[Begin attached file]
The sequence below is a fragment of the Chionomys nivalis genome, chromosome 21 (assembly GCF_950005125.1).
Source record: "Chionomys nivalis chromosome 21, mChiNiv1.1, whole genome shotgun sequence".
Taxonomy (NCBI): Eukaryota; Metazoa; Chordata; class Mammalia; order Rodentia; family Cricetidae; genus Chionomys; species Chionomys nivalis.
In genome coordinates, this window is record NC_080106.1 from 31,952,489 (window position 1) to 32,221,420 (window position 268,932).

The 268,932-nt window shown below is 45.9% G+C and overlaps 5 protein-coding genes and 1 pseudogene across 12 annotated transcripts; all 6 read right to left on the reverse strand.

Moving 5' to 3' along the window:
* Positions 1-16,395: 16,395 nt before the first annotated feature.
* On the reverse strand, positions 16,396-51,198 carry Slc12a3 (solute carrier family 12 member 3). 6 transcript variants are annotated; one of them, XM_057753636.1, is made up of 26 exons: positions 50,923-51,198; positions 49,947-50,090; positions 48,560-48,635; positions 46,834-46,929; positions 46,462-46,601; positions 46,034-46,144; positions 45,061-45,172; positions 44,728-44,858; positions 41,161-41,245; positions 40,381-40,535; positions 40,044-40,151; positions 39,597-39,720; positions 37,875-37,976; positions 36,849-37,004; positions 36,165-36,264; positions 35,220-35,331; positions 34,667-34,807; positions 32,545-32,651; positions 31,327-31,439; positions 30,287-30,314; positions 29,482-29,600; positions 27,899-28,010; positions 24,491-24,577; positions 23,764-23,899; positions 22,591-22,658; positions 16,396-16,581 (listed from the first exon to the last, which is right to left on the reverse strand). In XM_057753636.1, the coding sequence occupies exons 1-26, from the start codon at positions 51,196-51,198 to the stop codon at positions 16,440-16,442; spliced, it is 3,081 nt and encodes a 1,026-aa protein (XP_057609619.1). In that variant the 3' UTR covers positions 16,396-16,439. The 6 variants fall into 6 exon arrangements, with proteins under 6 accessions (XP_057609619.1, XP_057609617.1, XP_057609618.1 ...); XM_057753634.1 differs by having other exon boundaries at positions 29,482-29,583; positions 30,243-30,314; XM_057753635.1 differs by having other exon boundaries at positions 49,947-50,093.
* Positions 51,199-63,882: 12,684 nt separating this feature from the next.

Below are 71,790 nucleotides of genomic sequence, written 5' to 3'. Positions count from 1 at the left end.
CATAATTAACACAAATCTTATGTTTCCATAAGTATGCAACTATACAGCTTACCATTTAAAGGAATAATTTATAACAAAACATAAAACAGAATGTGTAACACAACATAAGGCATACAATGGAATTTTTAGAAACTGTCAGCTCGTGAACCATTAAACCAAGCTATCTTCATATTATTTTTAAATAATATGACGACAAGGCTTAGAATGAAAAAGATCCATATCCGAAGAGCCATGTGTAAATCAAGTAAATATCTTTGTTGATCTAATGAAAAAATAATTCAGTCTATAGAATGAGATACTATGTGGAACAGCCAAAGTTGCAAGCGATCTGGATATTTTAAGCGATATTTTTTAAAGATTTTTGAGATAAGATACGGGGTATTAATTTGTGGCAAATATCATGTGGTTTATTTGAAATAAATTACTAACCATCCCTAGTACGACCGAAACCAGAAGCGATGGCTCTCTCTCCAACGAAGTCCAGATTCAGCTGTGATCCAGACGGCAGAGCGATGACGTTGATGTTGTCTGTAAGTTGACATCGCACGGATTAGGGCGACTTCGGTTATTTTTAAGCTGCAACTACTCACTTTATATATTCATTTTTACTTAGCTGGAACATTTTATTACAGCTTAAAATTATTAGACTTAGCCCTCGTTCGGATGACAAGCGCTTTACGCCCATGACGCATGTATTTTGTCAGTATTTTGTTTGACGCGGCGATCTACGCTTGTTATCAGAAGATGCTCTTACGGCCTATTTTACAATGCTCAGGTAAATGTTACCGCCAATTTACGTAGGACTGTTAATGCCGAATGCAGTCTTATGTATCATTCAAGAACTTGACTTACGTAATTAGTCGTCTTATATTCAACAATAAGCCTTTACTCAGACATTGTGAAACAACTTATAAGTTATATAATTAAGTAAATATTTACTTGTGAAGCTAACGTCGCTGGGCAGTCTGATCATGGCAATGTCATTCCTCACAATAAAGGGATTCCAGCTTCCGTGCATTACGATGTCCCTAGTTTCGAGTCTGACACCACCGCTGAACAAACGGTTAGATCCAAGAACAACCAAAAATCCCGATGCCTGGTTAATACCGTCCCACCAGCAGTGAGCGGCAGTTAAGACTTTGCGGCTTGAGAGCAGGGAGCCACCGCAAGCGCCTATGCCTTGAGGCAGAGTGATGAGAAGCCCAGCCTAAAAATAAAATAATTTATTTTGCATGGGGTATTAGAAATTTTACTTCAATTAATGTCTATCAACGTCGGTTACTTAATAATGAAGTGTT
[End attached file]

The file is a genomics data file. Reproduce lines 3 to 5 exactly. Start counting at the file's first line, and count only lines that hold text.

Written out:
Taxonomy (NCBI): Eukaryota; Metazoa; Chordata; class Mammalia; order Rodentia; family Cricetidae; genus Chionomys; species Chionomys nivalis.
In genome coordinates, this window is record NC_080106.1 from 31,952,489 (window position 1) to 32,221,420 (window position 268,932).

The 268,932-nt window shown below is 45.9% G+C and overlaps 5 protein-coding genes and 1 pseudogene across 12 annotated transcripts; all 6 read right to left on the reverse strand.